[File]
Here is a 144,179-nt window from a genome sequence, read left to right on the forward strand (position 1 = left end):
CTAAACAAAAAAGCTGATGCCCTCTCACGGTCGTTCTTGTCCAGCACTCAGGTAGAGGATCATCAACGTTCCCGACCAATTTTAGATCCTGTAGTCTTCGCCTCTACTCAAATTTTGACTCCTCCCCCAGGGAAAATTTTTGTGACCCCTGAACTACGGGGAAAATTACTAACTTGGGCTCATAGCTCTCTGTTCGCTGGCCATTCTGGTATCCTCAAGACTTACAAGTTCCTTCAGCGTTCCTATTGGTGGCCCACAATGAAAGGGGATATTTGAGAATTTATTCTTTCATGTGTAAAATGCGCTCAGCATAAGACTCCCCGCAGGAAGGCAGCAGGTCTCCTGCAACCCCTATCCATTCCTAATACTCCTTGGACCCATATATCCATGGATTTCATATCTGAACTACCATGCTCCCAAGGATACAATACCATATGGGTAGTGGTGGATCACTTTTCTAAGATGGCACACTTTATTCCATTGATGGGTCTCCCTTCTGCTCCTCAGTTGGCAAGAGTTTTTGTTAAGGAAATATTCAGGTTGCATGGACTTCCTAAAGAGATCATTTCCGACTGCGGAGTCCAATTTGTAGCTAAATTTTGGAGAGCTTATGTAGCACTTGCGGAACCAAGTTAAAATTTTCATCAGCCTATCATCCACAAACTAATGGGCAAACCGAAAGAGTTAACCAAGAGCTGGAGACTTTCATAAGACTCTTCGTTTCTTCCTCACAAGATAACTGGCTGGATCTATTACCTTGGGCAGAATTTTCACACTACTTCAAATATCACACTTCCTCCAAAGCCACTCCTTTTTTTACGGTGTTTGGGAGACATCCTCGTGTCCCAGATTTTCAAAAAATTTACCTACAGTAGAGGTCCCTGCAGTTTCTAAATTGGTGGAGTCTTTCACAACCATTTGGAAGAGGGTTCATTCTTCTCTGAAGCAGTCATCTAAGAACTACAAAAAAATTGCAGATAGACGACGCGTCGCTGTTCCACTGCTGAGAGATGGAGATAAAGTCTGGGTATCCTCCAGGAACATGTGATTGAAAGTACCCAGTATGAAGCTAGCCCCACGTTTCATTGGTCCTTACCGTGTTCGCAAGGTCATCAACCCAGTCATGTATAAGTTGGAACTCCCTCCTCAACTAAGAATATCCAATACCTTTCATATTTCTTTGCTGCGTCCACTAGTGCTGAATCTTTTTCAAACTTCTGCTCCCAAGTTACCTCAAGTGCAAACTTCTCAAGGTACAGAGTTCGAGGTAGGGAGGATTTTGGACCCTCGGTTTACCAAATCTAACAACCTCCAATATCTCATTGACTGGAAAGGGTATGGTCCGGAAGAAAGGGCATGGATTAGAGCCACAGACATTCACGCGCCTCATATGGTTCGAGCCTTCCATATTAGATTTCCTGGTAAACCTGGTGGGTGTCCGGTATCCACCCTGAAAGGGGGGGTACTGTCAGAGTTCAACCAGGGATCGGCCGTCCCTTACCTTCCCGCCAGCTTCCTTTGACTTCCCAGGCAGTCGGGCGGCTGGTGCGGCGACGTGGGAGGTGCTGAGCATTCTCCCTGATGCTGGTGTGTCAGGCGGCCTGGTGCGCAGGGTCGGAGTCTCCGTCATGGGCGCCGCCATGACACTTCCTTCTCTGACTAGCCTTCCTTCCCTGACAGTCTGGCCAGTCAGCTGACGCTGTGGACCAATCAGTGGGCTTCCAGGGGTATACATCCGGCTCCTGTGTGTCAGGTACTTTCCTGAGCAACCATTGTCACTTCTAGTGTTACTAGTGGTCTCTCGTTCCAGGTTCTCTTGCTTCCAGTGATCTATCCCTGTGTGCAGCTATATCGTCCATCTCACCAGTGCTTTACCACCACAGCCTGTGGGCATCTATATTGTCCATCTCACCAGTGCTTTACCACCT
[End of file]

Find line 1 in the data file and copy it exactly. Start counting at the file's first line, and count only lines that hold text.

Here is a 144,179-nt window from a genome sequence, read left to right on the forward strand (position 1 = left end):